Print Edition - 2017-10-20 | Oped
- Community radios have established themselves as indispensable, but the air time value remains largely misspent
Community radios are controlled by a handful of people, and until they can expand their membership and attract direct participation, community radios cannot ensure that they will continue to function
Oct 20, 2017-Community radios are emerging as an alternative media practice. UNESCO and the World Association of Community Radios (AMARC) have also termed community radios as an alternative medium. Community radios in most countries are operating with low transmission capacities, covering narrow geographical areas with a confined scope of content. However, community radios in Nepal entertain unique value and presence among the overall media sector.
While broadsheet national dailies and television channels operating from Kathmandu are considered national mainstream media, they have a limited presence in rural areas mainly due to issues of affordability and the ability of targeted audiences to grasp the content. Despite the popularity of mainstream media, community radios have established themselves as indispensable in the last two decades of broadcasting. This was most recently seen during the 2015 Nepal Earthquake, when people relied heavily on community radios as a source of information.
Though community radios are praised in Nepal for their substantial contribution in expanding the access people have to news and information, the air time value is still largely underutilised. With the advent of a rapid technological evolution, people have multiple media at their fingertips. These new media have replaced classical modes of communication and sources of information. Besides this, there are a number of factors that are creating barriers for the utilisation of momentum created by a strong presence and huge public investment.
Hangover of mainstream journalism
The first community radio in Nepal, Radio Sagarmatha, attempted to present newsworthy information in a flexible format rather than by using the traditional news casting format when it was established. However, the trend set by Radio Sagarmatha did not last long. While community radio broadcasting was in its expansion phase, deviations in the nature of the content were frequent and widespread. Community radios were heavily influenced by mainstream journalism as they found it easier to replicate.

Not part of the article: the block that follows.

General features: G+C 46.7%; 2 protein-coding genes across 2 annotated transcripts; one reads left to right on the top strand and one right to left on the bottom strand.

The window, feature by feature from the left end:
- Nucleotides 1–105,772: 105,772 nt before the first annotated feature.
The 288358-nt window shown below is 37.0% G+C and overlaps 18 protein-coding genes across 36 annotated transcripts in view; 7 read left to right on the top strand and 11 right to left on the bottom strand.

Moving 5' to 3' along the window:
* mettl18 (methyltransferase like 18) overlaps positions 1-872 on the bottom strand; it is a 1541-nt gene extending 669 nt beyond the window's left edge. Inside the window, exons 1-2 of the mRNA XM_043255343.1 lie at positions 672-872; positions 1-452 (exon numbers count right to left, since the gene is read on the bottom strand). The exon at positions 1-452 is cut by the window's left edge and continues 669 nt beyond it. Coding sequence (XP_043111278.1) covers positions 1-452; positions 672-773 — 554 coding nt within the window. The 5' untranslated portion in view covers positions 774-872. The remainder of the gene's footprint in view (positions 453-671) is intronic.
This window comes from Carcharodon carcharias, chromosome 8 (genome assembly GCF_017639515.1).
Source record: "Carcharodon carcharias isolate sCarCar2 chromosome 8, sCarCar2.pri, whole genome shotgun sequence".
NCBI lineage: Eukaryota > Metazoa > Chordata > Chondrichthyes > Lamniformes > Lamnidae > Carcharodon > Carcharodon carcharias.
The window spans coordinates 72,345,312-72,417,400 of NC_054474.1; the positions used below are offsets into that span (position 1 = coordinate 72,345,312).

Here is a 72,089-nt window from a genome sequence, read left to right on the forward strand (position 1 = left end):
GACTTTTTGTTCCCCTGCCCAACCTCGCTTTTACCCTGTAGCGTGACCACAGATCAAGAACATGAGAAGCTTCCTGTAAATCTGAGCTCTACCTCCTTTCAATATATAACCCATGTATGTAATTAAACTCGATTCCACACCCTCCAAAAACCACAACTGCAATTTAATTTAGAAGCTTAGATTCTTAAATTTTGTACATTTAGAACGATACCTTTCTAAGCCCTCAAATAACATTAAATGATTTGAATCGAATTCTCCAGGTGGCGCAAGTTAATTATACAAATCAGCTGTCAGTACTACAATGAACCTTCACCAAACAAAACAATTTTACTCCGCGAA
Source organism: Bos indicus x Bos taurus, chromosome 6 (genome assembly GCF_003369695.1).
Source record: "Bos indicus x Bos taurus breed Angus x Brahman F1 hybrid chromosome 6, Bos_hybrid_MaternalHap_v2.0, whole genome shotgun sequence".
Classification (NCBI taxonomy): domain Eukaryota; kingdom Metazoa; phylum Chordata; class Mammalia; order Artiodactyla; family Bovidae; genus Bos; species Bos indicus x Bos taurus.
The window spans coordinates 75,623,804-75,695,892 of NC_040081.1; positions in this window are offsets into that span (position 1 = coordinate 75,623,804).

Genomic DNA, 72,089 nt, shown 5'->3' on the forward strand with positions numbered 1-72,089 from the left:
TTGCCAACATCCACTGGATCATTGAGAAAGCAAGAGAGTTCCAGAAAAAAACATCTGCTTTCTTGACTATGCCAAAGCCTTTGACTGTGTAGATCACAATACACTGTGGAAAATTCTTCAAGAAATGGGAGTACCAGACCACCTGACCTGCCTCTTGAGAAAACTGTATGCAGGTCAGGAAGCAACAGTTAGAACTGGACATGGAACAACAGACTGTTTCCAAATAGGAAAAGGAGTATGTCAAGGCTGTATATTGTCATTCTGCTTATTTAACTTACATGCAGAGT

Therefore, the boom of community radios has embraced mainstream journalists in their key positions. Whereas, newcomers have found an entry point into journalism by following the trend of prominent media such as Radio Nepal and BBC Nepali Sewa. Nepali broadcast journalism in recent times has been largely influenced by the style of notable journalists such as Rishi Dhamala and former journalist Rabindra Mishra. Though this practice has generated several Dhamalas and Mishras in local radio stations, this has detached community radios from the values of community broadcasting which should be content-oriented and participation orientated.
There are more than 700 FM radio stations operating in Nepal. A large numbers of these stations are based in urban areas while around half of the community radios are functioning in remote areas. Along with an increase in the number of national radio networks, trends of self-production of content is decreasing. At present, more than half a dozen radio networks are functioning to produce and supply radio content to these stations. If this number grows, this trend will limit radio stations to functioning only as relay broadcasters of national radio networks.